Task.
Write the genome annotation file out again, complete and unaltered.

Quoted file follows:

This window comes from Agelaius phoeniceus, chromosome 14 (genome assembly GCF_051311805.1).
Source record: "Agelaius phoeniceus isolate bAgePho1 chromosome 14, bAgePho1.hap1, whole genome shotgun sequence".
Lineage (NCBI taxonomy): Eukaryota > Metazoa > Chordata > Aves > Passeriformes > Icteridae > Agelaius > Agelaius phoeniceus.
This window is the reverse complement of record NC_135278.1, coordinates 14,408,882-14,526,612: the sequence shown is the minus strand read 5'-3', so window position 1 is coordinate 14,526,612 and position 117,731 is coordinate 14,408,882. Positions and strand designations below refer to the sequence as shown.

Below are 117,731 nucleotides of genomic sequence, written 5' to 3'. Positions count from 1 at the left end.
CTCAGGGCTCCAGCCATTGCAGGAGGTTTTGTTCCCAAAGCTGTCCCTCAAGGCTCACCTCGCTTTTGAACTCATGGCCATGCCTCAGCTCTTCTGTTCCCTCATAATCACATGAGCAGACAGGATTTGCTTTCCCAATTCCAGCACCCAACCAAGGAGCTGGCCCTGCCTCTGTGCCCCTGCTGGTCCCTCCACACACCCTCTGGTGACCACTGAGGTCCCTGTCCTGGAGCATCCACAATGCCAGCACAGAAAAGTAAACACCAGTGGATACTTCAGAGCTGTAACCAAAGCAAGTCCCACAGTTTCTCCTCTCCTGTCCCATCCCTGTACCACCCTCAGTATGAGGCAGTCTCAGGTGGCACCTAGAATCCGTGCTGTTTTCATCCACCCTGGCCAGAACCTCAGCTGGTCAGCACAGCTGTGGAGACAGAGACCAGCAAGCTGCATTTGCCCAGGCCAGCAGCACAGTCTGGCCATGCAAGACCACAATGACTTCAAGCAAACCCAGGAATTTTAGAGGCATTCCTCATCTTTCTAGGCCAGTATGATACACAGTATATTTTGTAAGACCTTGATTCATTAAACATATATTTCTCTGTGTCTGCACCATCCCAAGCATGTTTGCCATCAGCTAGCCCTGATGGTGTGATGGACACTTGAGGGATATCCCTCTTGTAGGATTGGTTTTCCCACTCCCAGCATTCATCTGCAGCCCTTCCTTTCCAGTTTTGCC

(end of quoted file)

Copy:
This window comes from Agelaius phoeniceus, chromosome 14 (genome assembly GCF_051311805.1).
Source record: "Agelaius phoeniceus isolate bAgePho1 chromosome 14, bAgePho1.hap1, whole genome shotgun sequence".
Lineage (NCBI taxonomy): Eukaryota > Metazoa > Chordata > Aves > Passeriformes > Icteridae > Agelaius > Agelaius phoeniceus.
This window is the reverse complement of record NC_135278.1, coordinates 14,408,882-14,526,612: the sequence shown is the minus strand read 5'-3', so window position 1 is coordinate 14,526,612 and position 117,731 is coordinate 14,408,882. Positions and strand designations below refer to the sequence as shown.

Below are 117,731 nucleotides of genomic sequence, written 5' to 3'. Positions count from 1 at the left end.
CTCAGGGCTCCAGCCATTGCAGGAGGTTTTGTTCCCAAAGCTGTCCCTCAAGGCTCACCTCGCTTTTGAACTCATGGCCATGCCTCAGCTCTTCTGTTCCCTCATAATCACATGAGCAGACAGGATTTGCTTTCCCAATTCCAGCACCCAACCAAGGAGCTGGCCCTGCCTCTGTGCCCCTGCTGGTCCCTCCACACACCCTCTGGTGACCACTGAGGTCCCTGTCCTGGAGCATCCACAATGCCAGCACAGAAAAGTAAACACCAGTGGATACTTCAGAGCTGTAACCAAAGCAAGTCCCACAGTTTCTCCTCTCCTGTCCCATCCCTGTACCACCCTCAGTATGAGGCAGTCTCAGGTGGCACCTAGAATCCGTGCTGTTTTCATCCACCCTGGCCAGAACCTCAGCTGGTCAGCACAGCTGTGGAGACAGAGACCAGCAAGCTGCATTTGCCCAGGCCAGCAGCACAGTCTGGCCATGCAAGACCACAATGACTTCAAGCAAACCCAGGAATTTTAGAGGCATTCCTCATCTTTCTAGGCCAGTATGATACACAGTATATTTTGTAAGACCTTGATTCATTAAACATATATTTCTCTGTGTCTGCACCATCCCAAGCATGTTTGCCATCAGCTAGCCCTGATGGTGTGATGGACACTTGAGGGATATCCCTCTTGTAGGATTGGTTTTCCCACTCCCAGCATTCATCTGCAGCCCTTCCTTTCCAGTTTTGCC